Pocket Power by Jarle Leirpoll

Reviewed by Jamy Ian Swiss (originally published in Genii March, 1996)

This disorderly but at times quite interesting booklet wanders all over the place. Some of those places are very nice indeed, and some of them are no place at all. The opening trick is the transformation of a crumpled piece of toilet paper into an egg, essentially a practical, close-up handling for the classic Egg on Fan. I liked this routine, although the justifications for the final switch could probably still use a little help. The Coke (can) From Shoe is based, without credit, on Looy Simonoff's Earth Shoes (remember Earth Shoes? They were so ugly they must have been comfortable, and probably good for the environment, too!) from Super Magic by Paul Harris. There follows a chapter entitled Palming Cards, which contains some valuable thoughts on cover and misdirection, although I do not entirely endorse the author's specific choice of techniques.

The next chapter details a routine dubbed Norwegian Travellers, a handling of Vernon's Travellers. While I am less than thrilled with the proposed alterations in method, the original Travellers (despite umpteen variations in the literature) is probably as close to a perfect piece of technical construction as mortals are capable of achieving. I did like some of the author's ideas for turning the trick into a comedic performance piece, although purists will no doubt disagree. The author also describes a folded Card in Shoe based on the Kaps Card in Ringbox, and mentions his possible inclusion of this in Travellers; a more tasteful choice, no doubt, than the proposed alternative, the Card from Fly (as in zipper).

The next routine described, entitled No Gimmick Bill Change, essentially points out that the Kozlowski Hundred Dollar Bill Switch can be done without a thumb tip, a practice Mr. Kozlowski clearly stated in his original 1977 manuscript, and an approach I saw him perform at the Fechter's close-up convention shortly thereafter. The author of Pocket Power does provide a detailed and thorough description of the handling ... again. The next entry re-describes Norm Houghton's pocket loading technique, from Ibidem. In these two rather lengthy items, the author trips all over himself and the credits: He has inserted a credit addendum including the Kozlowski credit, which he appears not have read and would have rendered his own entry entirely redundant; as well, he upgrades his miscrediting of the pocket dodge from Francis Carlyle to Gordon Bruce, a better choice perhaps but still not accurate.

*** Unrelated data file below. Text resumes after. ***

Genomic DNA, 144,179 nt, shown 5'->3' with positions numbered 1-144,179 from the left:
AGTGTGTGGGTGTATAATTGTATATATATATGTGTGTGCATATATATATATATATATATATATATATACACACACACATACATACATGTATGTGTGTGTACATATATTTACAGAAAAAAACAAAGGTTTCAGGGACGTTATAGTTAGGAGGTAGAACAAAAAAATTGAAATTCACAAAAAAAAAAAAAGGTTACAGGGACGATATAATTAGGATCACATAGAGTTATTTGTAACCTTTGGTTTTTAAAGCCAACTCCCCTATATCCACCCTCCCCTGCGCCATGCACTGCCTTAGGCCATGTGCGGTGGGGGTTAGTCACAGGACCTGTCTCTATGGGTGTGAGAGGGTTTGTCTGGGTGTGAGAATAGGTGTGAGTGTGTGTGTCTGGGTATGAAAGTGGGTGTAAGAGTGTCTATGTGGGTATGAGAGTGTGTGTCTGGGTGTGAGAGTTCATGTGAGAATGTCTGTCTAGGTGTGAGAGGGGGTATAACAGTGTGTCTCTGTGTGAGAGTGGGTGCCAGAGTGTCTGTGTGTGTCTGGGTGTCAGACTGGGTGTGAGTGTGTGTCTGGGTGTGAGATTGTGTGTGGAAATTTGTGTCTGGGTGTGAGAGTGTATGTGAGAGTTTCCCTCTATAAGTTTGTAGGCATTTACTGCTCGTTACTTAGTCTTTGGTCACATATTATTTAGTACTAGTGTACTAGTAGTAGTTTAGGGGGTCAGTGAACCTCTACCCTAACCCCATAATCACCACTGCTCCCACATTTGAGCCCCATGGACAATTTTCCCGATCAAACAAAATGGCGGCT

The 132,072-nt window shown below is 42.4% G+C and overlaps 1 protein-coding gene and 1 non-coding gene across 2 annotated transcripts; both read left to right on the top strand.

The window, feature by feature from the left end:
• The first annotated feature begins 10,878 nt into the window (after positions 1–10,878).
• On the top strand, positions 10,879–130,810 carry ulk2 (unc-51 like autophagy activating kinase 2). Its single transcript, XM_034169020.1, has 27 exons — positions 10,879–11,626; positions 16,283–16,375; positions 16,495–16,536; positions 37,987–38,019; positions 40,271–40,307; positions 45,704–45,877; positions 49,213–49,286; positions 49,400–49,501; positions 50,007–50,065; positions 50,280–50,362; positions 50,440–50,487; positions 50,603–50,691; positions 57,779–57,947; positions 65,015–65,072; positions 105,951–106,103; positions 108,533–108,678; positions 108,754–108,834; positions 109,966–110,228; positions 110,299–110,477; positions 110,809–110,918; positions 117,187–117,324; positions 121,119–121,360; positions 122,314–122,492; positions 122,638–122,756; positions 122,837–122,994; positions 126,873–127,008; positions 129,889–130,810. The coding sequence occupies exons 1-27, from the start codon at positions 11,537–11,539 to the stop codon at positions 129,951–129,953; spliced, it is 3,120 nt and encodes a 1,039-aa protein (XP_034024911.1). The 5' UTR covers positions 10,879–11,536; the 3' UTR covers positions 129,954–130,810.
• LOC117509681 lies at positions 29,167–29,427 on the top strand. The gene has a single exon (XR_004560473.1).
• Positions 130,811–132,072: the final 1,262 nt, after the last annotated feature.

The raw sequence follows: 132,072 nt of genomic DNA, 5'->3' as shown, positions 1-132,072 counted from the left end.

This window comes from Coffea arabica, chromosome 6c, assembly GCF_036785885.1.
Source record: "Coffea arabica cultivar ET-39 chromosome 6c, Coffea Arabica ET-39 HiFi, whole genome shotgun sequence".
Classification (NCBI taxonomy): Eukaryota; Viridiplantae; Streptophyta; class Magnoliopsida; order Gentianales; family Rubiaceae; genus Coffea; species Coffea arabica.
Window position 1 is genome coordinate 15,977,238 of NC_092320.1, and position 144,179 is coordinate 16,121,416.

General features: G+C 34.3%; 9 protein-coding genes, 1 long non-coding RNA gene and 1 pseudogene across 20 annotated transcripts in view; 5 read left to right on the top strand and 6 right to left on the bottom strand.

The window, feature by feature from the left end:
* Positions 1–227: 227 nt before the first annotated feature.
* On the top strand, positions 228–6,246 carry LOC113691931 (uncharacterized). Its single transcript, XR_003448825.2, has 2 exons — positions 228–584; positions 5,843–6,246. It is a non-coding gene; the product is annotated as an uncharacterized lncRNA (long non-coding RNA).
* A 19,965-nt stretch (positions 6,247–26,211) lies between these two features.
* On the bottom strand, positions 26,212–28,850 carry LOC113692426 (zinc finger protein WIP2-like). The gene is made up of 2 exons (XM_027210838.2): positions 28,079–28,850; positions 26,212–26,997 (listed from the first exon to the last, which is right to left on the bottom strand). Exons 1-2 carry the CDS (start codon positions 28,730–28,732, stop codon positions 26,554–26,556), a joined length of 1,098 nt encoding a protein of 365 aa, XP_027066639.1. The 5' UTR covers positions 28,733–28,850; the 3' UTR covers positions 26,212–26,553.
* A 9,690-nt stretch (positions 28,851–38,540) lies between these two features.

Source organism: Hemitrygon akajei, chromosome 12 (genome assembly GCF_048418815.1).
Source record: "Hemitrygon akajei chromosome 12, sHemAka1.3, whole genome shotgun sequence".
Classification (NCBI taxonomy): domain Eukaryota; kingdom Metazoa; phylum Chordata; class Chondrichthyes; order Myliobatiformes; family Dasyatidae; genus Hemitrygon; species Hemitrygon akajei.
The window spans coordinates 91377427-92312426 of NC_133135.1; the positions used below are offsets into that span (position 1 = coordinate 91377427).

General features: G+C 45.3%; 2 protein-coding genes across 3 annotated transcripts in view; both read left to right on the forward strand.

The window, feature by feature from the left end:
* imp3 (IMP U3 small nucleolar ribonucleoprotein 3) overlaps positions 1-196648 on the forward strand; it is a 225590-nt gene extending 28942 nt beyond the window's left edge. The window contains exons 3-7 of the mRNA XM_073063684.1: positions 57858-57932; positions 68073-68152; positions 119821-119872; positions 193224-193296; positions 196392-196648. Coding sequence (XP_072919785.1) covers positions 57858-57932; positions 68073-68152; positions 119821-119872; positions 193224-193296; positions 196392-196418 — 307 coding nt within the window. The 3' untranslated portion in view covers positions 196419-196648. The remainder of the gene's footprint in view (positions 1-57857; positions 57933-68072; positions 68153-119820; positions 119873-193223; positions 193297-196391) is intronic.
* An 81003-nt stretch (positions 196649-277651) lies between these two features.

Thereafter comes five pages concerned with secretly stealing items from one's own pockets. This chapter is truly outstanding. Were the rest of the book up to this standard in the way of fresh and careful thinking, this booklet could have been a little gem. This is followed by The Almost Ultimate Newspaper Trick, a very good synthesis of ideas combining Absorbing News (liquid vanish in and recovery from newspaper) with the Gene Anderson Torn and Restored Newspaper, including a final clean-up that allows the magician to hand the restored newspaper out to the audience.

Next comes a brief but valuable chapter of "Tips and Techniques" that return to the subject of pockets. This concludes the major portion of the book, which is followed by a 16-page "bonus section" entitled "Good Enough for TV." The author is by profession a television camera operator and video editor, and shares the benefit of his professional expertise, coupled with his knowledge of magic. The material in this section is certainly valuable, especially to those who need to think about television work but have little experience at it—or who have had a chance or two but perhaps achieved only mixed results. This section includes a sound discussion of drama, an excellent but brief three pages concerning misdirection, and a variety of practical advice. While I completely disagree with the author's statement that "If it's good enough for television, it's good enough for anywhere"—as television is a terrible medium for any kind of magic, especially close-up, and few conclusions can be safely applied across arenas—the fact is that there is much of merit here, concerning a subject about which there has been little intelligent discussion in the magic literature, probably since Francis Ireland wrote The Success Book. All in all, this manuscript is probably worth the asking price, for a few good tricks, some valuable advice concerning magic on television, and some very good but all-too-brief material concerning the subject named in the title.

8 - 1/2" x 12" perfect bound; 64 pages; illustrated with approximately 96 line drawings; 1995. Publisher. Jarle Leirpoll